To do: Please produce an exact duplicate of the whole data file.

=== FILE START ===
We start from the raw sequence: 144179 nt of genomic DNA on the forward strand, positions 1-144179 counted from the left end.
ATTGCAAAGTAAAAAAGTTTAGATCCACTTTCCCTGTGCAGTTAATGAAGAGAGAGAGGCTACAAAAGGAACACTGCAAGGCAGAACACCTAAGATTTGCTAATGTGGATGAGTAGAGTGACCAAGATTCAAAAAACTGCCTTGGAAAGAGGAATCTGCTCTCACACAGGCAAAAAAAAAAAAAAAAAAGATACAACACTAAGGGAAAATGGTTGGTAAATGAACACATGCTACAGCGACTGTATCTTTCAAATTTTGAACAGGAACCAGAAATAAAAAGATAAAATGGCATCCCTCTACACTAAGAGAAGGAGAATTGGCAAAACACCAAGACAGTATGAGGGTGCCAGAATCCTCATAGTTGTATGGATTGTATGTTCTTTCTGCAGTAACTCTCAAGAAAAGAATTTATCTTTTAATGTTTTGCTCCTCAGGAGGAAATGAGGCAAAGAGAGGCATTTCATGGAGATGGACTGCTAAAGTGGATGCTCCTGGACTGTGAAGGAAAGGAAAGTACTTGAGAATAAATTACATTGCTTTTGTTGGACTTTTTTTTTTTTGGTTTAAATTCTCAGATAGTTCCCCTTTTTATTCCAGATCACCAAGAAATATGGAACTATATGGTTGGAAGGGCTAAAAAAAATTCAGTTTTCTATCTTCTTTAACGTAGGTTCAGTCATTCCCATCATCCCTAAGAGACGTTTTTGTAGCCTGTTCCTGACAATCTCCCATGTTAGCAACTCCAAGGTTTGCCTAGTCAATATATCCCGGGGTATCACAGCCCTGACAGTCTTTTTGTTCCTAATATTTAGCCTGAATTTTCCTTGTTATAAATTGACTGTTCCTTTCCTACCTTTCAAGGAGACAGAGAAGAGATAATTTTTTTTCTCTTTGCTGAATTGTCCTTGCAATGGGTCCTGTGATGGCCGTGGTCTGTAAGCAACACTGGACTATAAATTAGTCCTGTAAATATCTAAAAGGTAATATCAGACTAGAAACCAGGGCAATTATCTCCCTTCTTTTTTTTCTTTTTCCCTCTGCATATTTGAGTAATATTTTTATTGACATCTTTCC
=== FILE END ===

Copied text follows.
We start from the raw sequence: 144179 nt of genomic DNA on the forward strand, positions 1-144179 counted from the left end.
ATTGCAAAGTAAAAAAGTTTAGATCCACTTTCCCTGTGCAGTTAATGAAGAGAGAGAGGCTACAAAAGGAACACTGCAAGGCAGAACACCTAAGATTTGCTAATGTGGATGAGTAGAGTGACCAAGATTCAAAAAACTGCCTTGGAAAGAGGAATCTGCTCTCACACAGGCAAAAAAAAAAAAAAAAAAGATACAACACTAAGGGAAAATGGTTGGTAAATGAACACATGCTACAGCGACTGTATCTTTCAAATTTTGAACAGGAACCAGAAATAAAAAGATAAAATGGCATCCCTCTACACTAAGAGAAGGAGAATTGGCAAAACACCAAGACAGTATGAGGGTGCCAGAATCCTCATAGTTGTATGGATTGTATGTTCTTTCTGCAGTAACTCTCAAGAAAAGAATTTATCTTTTAATGTTTTGCTCCTCAGGAGGAAATGAGGCAAAGAGAGGCATTTCATGGAGATGGACTGCTAAAGTGGATGCTCCTGGACTGTGAAGGAAAGGAAAGTACTTGAGAATAAATTACATTGCTTTTGTTGGACTTTTTTTTTTTTGGTTTAAATTCTCAGATAGTTCCCCTTTTTATTCCAGATCACCAAGAAATATGGAACTATATGGTTGGAAGGGCTAAAAAAAATTCAGTTTTCTATCTTCTTTAACGTAGGTTCAGTCATTCCCATCATCCCTAAGAGACGTTTTTGTAGCCTGTTCCTGACAATCTCCCATGTTAGCAACTCCAAGGTTTGCCTAGTCAATATATCCCGGGGTATCACAGCCCTGACAGTCTTTTTGTTCCTAATATTTAGCCTGAATTTTCCTTGTTATAAATTGACTGTTCCTTTCCTACCTTTCAAGGAGACAGAGAAGAGATAATTTTTTTTCTCTTTGCTGAATTGTCCTTGCAATGGGTCCTGTGATGGCCGTGGTCTGTAAGCAACACTGGACTATAAATTAGTCCTGTAAATATCTAAAAGGTAATATCAGACTAGAAACCAGGGCAATTATCTCCCTTCTTTTTTTTCTTTTTCCCTCTGCATATTTGAGTAATATTTTTATTGACATCTTTCC